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Top Line: Perils of long-term deals; Isles prospect dazzles; more links

In 2006, Dany Heatley, then 25 years old and a Calder Trophy winner, was one of the NHL's best offensive players, but his skills deteriorated when he reached 30. Photo: Jeff Vinnick/Getty Images

In 2006, Dany Heatley, then 25 years old and a Calder Trophy winner, was one of the NHL's best offensive players, but his skills deteriorated when he reached 30.

An annotated guide to this morning's must-read hockey stories:

• Jason Kay spotlights the risk of long-term deals by reminding us that Dany Heatley was the Patrick Kane of the NHL eight years ago. Amazing how quickly things can go south for a player who was on the verge of greatness.​

• The Blue Jackets announced this morning that they've re-signed second-line center Brandon Dubinsky to a six-year contract extension. No word yet on the AAV of the deal, but you can bet that Sidney Crosby won't be happy.

• Josh Ho-Sang dazzled in his debut at the New York Islanders' development camp. Feel free to get excited now, all ye long-suffering Sons of Al Arbour.

• Negotiations between the Avalanche and Ryan O'Reilly are not going well. It looks like the two sides are headed to arbitration, which doesn't bode well for his long-term future with the club. In fact, our ol' pal Adrian Dater suggests a trade could happen at any time ... and he explains why the sooner, the better for Colorado.

• Considering the success they've had with Borje Salming and Mats Sundin, it's no surprise that the Maple Leafs are stocking up on Swedes. Not sure they'll be able to convince Don Cherry it's the right way to go, though.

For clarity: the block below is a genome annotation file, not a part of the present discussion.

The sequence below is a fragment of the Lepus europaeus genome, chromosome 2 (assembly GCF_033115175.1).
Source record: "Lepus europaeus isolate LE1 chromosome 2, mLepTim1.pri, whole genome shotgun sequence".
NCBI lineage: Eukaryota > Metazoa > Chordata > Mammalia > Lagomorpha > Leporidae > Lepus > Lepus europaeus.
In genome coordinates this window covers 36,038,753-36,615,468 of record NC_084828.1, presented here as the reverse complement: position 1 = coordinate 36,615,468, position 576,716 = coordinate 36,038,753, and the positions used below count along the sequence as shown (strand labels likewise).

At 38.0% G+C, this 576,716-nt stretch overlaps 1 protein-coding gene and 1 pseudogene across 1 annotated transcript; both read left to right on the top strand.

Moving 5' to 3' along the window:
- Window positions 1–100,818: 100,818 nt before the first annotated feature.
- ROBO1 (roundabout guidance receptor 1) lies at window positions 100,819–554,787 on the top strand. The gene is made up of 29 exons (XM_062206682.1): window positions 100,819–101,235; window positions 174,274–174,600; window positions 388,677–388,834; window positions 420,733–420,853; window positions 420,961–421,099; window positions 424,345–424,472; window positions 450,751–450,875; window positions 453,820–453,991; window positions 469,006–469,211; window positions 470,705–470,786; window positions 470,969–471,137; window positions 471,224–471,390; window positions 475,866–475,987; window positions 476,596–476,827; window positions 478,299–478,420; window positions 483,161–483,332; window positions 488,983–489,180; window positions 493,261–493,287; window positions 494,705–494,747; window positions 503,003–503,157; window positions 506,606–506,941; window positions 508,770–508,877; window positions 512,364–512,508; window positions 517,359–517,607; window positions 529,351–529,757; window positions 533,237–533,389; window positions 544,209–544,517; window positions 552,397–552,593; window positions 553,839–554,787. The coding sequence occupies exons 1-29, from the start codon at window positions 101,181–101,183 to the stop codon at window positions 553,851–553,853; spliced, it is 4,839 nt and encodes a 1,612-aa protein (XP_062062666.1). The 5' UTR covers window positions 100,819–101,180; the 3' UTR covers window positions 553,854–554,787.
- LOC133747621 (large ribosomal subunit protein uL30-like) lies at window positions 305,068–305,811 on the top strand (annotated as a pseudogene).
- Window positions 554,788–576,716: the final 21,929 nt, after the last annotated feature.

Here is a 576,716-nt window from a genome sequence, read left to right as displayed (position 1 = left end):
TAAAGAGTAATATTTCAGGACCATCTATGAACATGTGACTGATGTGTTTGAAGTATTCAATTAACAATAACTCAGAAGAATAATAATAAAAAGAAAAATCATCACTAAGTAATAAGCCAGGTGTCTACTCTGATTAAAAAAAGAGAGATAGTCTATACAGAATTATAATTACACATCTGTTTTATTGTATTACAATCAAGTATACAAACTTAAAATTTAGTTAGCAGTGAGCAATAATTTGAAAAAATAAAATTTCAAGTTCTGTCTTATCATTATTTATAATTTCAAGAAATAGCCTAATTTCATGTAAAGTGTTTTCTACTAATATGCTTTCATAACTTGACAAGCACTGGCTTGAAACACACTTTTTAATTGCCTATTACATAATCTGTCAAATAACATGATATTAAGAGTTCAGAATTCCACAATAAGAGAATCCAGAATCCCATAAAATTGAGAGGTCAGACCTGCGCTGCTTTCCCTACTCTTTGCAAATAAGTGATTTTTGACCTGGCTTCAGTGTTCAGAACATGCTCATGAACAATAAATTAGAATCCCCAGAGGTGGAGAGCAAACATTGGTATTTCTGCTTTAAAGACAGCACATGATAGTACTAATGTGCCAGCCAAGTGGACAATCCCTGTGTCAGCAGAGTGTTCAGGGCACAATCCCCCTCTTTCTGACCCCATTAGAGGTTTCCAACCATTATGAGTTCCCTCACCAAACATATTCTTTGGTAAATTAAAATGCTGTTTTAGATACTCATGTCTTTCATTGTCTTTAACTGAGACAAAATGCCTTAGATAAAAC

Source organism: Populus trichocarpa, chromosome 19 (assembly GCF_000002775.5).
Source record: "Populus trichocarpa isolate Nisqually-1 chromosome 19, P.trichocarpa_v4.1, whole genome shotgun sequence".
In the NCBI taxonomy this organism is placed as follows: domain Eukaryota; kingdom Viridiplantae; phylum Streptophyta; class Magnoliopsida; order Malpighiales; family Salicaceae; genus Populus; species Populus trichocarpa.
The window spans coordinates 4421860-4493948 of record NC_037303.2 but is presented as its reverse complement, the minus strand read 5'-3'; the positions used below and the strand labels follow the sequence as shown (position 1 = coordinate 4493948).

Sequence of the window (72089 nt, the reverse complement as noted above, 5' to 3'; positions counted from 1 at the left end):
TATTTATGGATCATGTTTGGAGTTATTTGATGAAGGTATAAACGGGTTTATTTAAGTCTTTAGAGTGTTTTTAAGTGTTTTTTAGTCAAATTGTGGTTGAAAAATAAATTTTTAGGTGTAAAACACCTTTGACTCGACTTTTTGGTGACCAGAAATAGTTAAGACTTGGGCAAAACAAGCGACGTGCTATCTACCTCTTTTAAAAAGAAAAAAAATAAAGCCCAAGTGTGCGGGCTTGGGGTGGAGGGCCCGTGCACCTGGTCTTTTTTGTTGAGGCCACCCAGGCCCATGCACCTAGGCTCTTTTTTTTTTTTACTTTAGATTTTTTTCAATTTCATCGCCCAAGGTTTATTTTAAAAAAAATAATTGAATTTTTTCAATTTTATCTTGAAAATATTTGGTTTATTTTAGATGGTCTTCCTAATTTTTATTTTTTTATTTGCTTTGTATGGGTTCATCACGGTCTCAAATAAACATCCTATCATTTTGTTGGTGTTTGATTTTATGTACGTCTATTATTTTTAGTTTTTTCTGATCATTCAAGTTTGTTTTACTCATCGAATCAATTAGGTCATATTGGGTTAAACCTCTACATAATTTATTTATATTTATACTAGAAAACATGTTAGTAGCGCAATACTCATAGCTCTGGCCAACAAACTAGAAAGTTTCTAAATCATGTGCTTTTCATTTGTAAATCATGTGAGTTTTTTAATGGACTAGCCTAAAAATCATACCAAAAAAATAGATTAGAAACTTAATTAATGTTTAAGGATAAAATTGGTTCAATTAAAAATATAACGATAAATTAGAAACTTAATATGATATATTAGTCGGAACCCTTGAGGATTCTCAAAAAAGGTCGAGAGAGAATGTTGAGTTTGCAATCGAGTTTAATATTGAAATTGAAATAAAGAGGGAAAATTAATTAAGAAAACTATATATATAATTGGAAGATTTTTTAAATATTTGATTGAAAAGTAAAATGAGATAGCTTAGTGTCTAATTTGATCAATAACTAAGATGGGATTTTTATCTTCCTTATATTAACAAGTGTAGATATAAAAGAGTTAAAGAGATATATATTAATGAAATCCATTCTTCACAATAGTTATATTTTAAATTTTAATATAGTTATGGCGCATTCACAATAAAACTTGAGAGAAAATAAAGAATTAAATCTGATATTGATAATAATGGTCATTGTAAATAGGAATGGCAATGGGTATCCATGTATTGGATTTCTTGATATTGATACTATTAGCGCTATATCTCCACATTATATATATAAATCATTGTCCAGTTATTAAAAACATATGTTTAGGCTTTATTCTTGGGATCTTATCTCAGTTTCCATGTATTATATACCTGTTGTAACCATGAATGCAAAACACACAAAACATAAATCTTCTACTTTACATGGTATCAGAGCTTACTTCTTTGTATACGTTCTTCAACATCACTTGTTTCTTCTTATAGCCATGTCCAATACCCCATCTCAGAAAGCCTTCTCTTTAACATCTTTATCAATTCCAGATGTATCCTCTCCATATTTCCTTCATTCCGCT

• When the KHL is throwing money around, you can't blame Vladimir Sobotka for ditching the NHL. Still, his defection is a significant loss for the St. Louis Blues. Jeremy Rutherford explains what they'll be missing.

• The cap-strapped Blackhawks need to make a move before the start of the season, and this defenseman's name keeps popping up as the guy who has got to go.

• A one-year, two-way contract suggests that former first rounder Brett Connolly has entered the Last Chance Saloon in Tampa Bay. Kid had terrific hands, but injuries and attitude issues have derailed what was set up as a very promising career.

• Stephanie Coratti has the story of how a washed-out OHL defenseman made a lasting mark on the game without setting foot on NHL ice.

• ”I have a dark side,” says Montreal prospect Brett Lernout.

• Don't think Mikko Koivu is a first-line caliber center? The fancy stats suggest otherwise.

• Sharks GM Doug Wilson says he was talking about organizational culture and hierarchy when he used the word “rebuild”, not the on-ice product. Sounds like someone got called to the woodshed by the boss.

• Gotta hand it to Capitals prospect Michal Cajkovsky. The kid already handles the media like a pro.

• Australians are starting to take notice of the NHL after one of their own, Nathan Walker, was drafted by the Caps last month. Here's a pretty awesome interactive introduction to the sport produced by one of the local papers to help Aussies understand the game.

• Want more Caps? How about this piece on the big guy with the beard. And how's this for awesome: he adds “The Beard” as a notation to every autograph he signs.

• Jakub Vrana may need to work on his defensive play, but he seems to have a handle on the offensive end of the game. Those are some pretty sick mitts.

• A former All-Star is suing his insurance company for $18 million in the wake of a career-ending eye injury.

• South Korea earns a berth in the 2018 Winter Olympics hockey tournament by virtue of being the host of the Games, but the world's 23rd ranked team knows it isn't quite ready for the big stage. That's why it's in Vancouver looking for some help.

• Coming off a down year, there are much higher hopes for the QMJHL at the 2015 NHL draft. Jeremy Roy and Daniel Sprong lead an impressive group with first-round potential.

 

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